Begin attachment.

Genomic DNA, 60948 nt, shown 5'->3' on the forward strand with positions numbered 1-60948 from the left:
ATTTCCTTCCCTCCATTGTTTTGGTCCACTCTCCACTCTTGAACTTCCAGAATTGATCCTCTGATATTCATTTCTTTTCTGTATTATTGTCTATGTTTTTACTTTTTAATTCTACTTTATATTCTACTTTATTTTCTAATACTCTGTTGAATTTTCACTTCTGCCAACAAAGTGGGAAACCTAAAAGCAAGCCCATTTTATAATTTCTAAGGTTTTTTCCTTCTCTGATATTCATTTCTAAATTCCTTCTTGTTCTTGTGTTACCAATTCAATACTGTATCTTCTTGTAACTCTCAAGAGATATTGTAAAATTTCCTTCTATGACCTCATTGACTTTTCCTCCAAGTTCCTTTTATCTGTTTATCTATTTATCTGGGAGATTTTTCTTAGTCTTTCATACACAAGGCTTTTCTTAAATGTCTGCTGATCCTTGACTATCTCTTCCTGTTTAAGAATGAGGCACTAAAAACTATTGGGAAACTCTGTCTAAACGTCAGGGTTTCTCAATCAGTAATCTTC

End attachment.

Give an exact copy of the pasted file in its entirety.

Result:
Genomic DNA, 60948 nt, shown 5'->3' on the forward strand with positions numbered 1-60948 from the left:
ATTTCCTTCCCTCCATTGTTTTGGTCCACTCTCCACTCTTGAACTTCCAGAATTGATCCTCTGATATTCATTTCTTTTCTGTATTATTGTCTATGTTTTTACTTTTTAATTCTACTTTATATTCTACTTTATTTTCTAATACTCTGTTGAATTTTCACTTCTGCCAACAAAGTGGGAAACCTAAAAGCAAGCCCATTTTATAATTTCTAAGGTTTTTTCCTTCTCTGATATTCATTTCTAAATTCCTTCTTGTTCTTGTGTTACCAATTCAATACTGTATCTTCTTGTAACTCTCAAGAGATATTGTAAAATTTCCTTCTATGACCTCATTGACTTTTCCTCCAAGTTCCTTTTATCTGTTTATCTATTTATCTGGGAGATTTTTCTTAGTCTTTCATACACAAGGCTTTTCTTAAATGTCTGCTGATCCTTGACTATCTCTTCCTGTTTAAGAATGAGGCACTAAAAACTATTGGGAAACTCTGTCTAAACGTCAGGGTTTCTCAATCAGTAATCTTC